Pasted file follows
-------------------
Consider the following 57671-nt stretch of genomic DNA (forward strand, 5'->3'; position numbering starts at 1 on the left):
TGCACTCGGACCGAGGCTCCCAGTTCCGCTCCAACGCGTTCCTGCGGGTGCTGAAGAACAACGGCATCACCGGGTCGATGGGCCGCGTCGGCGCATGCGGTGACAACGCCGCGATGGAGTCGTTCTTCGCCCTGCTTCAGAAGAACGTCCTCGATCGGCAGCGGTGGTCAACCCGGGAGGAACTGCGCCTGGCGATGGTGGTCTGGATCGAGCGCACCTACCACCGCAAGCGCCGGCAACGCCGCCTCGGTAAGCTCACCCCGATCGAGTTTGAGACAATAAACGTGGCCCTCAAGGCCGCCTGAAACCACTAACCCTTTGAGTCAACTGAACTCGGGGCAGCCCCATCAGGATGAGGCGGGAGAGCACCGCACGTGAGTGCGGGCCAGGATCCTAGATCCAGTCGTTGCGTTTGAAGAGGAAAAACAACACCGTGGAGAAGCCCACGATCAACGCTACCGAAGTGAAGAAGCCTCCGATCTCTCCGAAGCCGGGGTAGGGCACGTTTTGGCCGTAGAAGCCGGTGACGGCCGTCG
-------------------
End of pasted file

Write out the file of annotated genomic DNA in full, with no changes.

Consider the following 57671-nt stretch of genomic DNA (forward strand, 5'->3'; position numbering starts at 1 on the left):
TGCACTCGGACCGAGGCTCCCAGTTCCGCTCCAACGCGTTCCTGCGGGTGCTGAAGAACAACGGCATCACCGGGTCGATGGGCCGCGTCGGCGCATGCGGTGACAACGCCGCGATGGAGTCGTTCTTCGCCCTGCTTCAGAAGAACGTCCTCGATCGGCAGCGGTGGTCAACCCGGGAGGAACTGCGCCTGGCGATGGTGGTCTGGATCGAGCGCACCTACCACCGCAAGCGCCGGCAACGCCGCCTCGGTAAGCTCACCCCGATCGAGTTTGAGACAATAAACGTGGCCCTCAAGGCCGCCTGAAACCACTAACCCTTTGAGTCAACTGAACTCGGGGCAGCCCCATCAGGATGAGGCGGGAGAGCACCGCACGTGAGTGCGGGCCAGGATCCTAGATCCAGTCGTTGCGTTTGAAGAGGAAAAACAACACCGTGGAGAAGCCCACGATCAACGCTACCGAAGTGAAGAAGCCTCCGATCTCTCCGAAGCCGGGGTAGGGCACGTTTTGGCCGTAGAAGCCGGTGACGGCCGTCG